As it stands, internet governance work is primarily in any of a handful of private industry organizations (IETF,IANA,ICANN), public departments of the US government (DoC, DoD, NSA), various committees, and forums that form a subset of the United Nations (ITU, IGF). All of these organizations are necessarily centralizations of power, and that relationship is antithetical to the structure of the internet, which supports distributed, asynchronous systems. As the internet, and software more broadly, come to both define, and shape, daily life for peoples around the world it seems a relevant time to begin the development of a framework (and assist those already doing that work) of governance which does not work against the infrastructures of the internet.
The way we currently do governance is wrong, and must be flipped on its head. Those ways are based on an outmoded set of philosophies about power and how humans interact with the world, that will not be reflected as accurate in the future. We have seen that massive shifts in systems happen when they start from below, and not above, and so this paper is in pursuit of that goal. As it stands, ideas of governance are almost entirely conceptualized in a top-down (like a pyramid) manner. Reforming the current system, due to being based on broken philosophy, would only result in cosmetic changes. Governance could be bottom up, but let's take it farther. I will go so far as to claim governance should be flat. Up or down are not relevant directions. This is the sort of governance, modeled after the flatness of the internet's interconnections, that the future will need.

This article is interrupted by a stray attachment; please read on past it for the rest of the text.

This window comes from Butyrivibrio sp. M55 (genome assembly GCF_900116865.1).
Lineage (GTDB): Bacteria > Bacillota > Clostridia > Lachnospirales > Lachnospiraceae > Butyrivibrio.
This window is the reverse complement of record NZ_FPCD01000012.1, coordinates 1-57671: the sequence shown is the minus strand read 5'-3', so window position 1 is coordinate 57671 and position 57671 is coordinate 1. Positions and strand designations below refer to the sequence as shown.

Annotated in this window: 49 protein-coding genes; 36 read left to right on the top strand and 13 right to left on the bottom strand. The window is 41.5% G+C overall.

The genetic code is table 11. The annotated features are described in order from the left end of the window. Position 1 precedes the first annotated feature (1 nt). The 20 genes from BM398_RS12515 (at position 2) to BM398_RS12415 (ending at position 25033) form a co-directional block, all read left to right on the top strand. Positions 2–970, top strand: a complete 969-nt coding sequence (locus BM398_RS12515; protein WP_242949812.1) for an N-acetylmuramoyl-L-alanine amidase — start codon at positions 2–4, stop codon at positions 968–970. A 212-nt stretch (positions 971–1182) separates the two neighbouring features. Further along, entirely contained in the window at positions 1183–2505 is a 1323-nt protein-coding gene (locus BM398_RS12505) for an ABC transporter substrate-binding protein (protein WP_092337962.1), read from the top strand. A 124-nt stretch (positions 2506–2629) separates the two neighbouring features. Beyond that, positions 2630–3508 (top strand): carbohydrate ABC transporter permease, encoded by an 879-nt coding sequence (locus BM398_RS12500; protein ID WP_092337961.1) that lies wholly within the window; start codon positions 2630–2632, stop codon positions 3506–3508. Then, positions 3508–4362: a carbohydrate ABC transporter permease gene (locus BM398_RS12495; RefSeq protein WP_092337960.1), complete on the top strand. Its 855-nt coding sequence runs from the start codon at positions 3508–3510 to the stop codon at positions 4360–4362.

This new mode of governance will be based on a brand new way of understanding existence that hails from Speculative Realism, and does not fall prey to hierarchies of power.
Beginning in 2006 with Quentin Meillassoux's After Finitude, Speculative Realism as a philosophy was born. Translated into English in 2008 by Graham Harman as Quentin Meillassoux, Philosophy in the Making, this work sets into motion a concerted attempt at rejecting a core part of the philosophies embedded in western society today. Most specifically, the prominence and privileging of human experience and knowledge over any other object's experience or knowledge, is rejected. Additionally, the idea that you can know an idea and its physical representation but can't know them separately (née correlationism, this is from Kant), is rejected. This results in a so-called flat ontology of objects, where all things are truly and ontologically (existentially) equal. Chairs, iguanas, and the color purple, exist independent of human capacity to observe them. It is a categorical rejection of the subject-object relationship which plagues human societies today.
The philosophic underpinnings for an object-oriented governance are being developed as you read this. Anthropologists will soon throw out the concept of scale, because it is flawed in the same way that concepts of Nature and Matter are flawed. They're anthropocentric. Untenably defined. They are defined in relation to a subject(ive human) existence.